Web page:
Species distinguishing characteristics:
- Evergreen, holly-like leaves
- Small, short stalked, yellow flowers clustered on unbranched stem tips
- Bluish-purple, sour berries
- 6 petals, 6 stamens, and 6 sepals (3 are actually bracts)
- Spiny, evergreen or deciduous leaves
- Fruit is a berry
- Flower parts in 3s
- Bright yellow inner root bark
Perennial, ground cover or low shrub with erect or trailing woody stems, 5–30 cm long.
Leaves and stems:
Thin, unbranched stems with alternate leaves composed of 5–7 (sometimes 3–9) paired leaflets. Oval- to egg-shaped leaflets, 1–8 cm long, have wavy margins with small, spiny teeth; which gives the leaflets a holly-like appearance. Leaflets are dull or glossy green on the top surface and dull, waxy-coated on the underside. Evergreen leaflets often turn red or purple in winter.
Numerous yellow flowers on short stalks in dense clusters, 3–8 cm long, on stem tips. Flowers have 6 pollen-producing stamens, 6 two-lobed petals, 3 large inner sepals, and 3 outer bract-like sepals below petals. Bud scales in the flower cluster are less than 1 mm long and fall off soon after flowering. Sweet, fruity aroma.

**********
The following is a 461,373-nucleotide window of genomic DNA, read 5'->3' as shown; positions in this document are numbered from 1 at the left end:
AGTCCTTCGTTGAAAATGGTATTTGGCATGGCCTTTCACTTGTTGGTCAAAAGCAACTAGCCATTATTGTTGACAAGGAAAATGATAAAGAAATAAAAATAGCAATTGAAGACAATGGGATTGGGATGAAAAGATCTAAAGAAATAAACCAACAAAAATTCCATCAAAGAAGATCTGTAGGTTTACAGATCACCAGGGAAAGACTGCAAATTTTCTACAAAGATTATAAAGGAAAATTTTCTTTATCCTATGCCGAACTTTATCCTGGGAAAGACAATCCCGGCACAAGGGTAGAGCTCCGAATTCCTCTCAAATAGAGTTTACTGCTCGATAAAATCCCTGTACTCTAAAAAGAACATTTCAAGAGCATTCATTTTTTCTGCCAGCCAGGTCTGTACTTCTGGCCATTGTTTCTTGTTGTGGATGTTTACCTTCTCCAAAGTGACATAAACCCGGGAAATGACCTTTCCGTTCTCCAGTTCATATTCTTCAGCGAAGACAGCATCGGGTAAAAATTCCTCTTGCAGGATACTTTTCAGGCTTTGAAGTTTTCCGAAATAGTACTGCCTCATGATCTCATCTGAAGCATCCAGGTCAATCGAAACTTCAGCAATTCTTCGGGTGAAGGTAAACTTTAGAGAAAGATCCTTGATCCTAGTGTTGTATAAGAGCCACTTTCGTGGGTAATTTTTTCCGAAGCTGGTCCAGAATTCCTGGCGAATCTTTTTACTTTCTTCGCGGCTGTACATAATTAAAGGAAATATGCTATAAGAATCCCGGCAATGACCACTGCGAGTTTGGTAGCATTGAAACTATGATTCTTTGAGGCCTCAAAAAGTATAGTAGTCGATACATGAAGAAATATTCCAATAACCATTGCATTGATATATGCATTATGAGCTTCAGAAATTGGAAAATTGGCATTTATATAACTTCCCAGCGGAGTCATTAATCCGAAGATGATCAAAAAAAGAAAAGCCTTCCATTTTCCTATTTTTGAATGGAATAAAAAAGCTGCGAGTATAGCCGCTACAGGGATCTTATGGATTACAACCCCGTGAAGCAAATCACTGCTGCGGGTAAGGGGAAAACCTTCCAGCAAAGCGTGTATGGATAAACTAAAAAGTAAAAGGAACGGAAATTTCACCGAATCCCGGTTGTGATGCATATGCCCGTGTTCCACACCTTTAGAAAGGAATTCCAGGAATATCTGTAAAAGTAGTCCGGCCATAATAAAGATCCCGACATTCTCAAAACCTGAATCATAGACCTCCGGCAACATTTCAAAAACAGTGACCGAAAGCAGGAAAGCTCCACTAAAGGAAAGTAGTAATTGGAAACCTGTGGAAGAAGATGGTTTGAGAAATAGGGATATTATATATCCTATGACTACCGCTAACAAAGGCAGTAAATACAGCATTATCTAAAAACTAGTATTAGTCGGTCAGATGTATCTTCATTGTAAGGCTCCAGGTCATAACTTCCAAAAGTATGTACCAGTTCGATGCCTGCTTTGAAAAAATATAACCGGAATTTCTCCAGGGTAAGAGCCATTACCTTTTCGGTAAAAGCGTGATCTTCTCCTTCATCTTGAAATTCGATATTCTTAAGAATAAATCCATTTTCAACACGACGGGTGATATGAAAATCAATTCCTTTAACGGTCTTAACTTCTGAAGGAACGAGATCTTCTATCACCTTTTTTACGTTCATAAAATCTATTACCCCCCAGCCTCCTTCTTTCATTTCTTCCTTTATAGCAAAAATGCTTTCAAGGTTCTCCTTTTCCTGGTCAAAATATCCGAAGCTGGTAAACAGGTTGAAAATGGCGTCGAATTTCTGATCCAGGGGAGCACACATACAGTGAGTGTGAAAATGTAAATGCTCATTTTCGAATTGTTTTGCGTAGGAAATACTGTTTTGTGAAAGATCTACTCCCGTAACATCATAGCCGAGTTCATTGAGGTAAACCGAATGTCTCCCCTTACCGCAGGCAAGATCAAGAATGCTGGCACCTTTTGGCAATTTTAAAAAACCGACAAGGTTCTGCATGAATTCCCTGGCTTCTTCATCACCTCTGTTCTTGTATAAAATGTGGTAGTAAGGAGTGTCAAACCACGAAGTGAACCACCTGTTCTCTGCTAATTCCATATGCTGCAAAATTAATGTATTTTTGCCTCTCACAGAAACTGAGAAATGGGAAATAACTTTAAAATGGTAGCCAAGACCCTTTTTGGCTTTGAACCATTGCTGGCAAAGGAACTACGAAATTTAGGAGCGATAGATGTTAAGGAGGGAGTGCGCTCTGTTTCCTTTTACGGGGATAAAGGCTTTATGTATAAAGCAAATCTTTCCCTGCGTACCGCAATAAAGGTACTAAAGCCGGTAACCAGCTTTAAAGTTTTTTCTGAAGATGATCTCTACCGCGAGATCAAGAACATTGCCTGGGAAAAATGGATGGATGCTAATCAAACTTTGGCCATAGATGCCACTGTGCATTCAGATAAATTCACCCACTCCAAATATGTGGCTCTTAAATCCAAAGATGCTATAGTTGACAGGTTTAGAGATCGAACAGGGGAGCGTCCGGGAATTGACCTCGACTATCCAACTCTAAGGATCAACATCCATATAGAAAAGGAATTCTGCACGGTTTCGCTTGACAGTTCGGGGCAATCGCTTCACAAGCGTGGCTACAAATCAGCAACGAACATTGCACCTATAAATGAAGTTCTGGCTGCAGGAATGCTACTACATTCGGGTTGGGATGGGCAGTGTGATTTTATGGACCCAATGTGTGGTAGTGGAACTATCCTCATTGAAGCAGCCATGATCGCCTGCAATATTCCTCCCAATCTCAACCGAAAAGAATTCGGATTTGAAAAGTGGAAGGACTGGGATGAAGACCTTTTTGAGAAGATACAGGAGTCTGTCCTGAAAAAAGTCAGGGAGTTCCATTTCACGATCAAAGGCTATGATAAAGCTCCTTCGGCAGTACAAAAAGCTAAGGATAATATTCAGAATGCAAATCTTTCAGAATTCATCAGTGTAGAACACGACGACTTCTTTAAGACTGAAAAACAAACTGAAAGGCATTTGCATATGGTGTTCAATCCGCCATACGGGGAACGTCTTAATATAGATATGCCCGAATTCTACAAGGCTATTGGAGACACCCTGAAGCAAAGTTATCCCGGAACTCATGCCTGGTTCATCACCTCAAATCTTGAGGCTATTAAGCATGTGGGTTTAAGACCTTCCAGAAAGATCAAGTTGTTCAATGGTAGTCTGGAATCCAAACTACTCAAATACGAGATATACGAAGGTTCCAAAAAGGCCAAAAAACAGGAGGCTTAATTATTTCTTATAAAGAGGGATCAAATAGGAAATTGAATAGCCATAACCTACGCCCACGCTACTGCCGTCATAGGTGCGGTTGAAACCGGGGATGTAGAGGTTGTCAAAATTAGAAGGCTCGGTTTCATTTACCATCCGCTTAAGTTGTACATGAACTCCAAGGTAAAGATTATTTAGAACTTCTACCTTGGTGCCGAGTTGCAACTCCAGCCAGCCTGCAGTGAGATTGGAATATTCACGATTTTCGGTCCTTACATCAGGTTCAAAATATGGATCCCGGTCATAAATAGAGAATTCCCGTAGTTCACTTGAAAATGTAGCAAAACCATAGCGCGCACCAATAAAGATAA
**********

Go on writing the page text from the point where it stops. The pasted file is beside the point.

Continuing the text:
Rhizomes with bright yellow inner bark due to the presence of berberine, a bitter alkaloid.
Edible but extremely sour, juicy, purplish-blue berries in grape-like clusters. Berries have a waxy coating and contain few large seeds. Berries sweeten somewhat after a frost or two.
Dry to moist, shady forests and brushy slopes. Often abundant under mixed conifers in low to mid-elevations.
One of our region’s most important medicinal herbs. The root bark is used as an antiseptic/antibacterial, to treat PMS and kidney ailments, and to stimulate digestion and liver cleansing. The Blackfoot people used the root bark as a yellow dye and as a treatment for dysentery. The vitamin C rich berries are eaten by black bears (Ursus americanus) and make good jelly, jam, and wine when combined with an equal amount of sugar. The pollen-producing stamens snap inward when touched to shake their pollen onto bees.